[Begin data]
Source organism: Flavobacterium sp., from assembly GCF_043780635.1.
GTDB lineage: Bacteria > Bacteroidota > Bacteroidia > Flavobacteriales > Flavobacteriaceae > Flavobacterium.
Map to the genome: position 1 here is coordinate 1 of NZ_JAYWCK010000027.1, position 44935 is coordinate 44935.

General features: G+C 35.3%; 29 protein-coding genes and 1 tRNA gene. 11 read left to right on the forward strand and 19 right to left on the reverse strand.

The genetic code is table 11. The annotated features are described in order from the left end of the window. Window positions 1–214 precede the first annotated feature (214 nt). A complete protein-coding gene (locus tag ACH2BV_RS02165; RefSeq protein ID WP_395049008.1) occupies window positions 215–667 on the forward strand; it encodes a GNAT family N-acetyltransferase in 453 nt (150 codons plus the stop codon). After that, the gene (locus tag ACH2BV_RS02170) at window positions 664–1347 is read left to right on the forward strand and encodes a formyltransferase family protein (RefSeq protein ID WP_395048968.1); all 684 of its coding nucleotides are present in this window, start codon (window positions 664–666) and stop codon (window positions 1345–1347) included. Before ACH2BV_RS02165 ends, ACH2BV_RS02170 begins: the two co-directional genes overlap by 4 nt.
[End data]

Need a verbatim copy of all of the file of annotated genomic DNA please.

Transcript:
Source organism: Flavobacterium sp., from assembly GCF_043780635.1.
GTDB lineage: Bacteria > Bacteroidota > Bacteroidia > Flavobacteriales > Flavobacteriaceae > Flavobacterium.
Map to the genome: position 1 here is coordinate 1 of NZ_JAYWCK010000027.1, position 44935 is coordinate 44935.

General features: G+C 35.3%; 29 protein-coding genes and 1 tRNA gene. 11 read left to right on the forward strand and 19 right to left on the reverse strand.

The genetic code is table 11. The annotated features are described in order from the left end of the window. Window positions 1–214 precede the first annotated feature (214 nt). A complete protein-coding gene (locus tag ACH2BV_RS02165; RefSeq protein ID WP_395049008.1) occupies window positions 215–667 on the forward strand; it encodes a GNAT family N-acetyltransferase in 453 nt (150 codons plus the stop codon). After that, the gene (locus tag ACH2BV_RS02170) at window positions 664–1347 is read left to right on the forward strand and encodes a formyltransferase family protein (RefSeq protein ID WP_395048968.1); all 684 of its coding nucleotides are present in this window, start codon (window positions 664–666) and stop codon (window positions 1345–1347) included. Before ACH2BV_RS02165 ends, ACH2BV_RS02170 begins: the two co-directional genes overlap by 4 nt.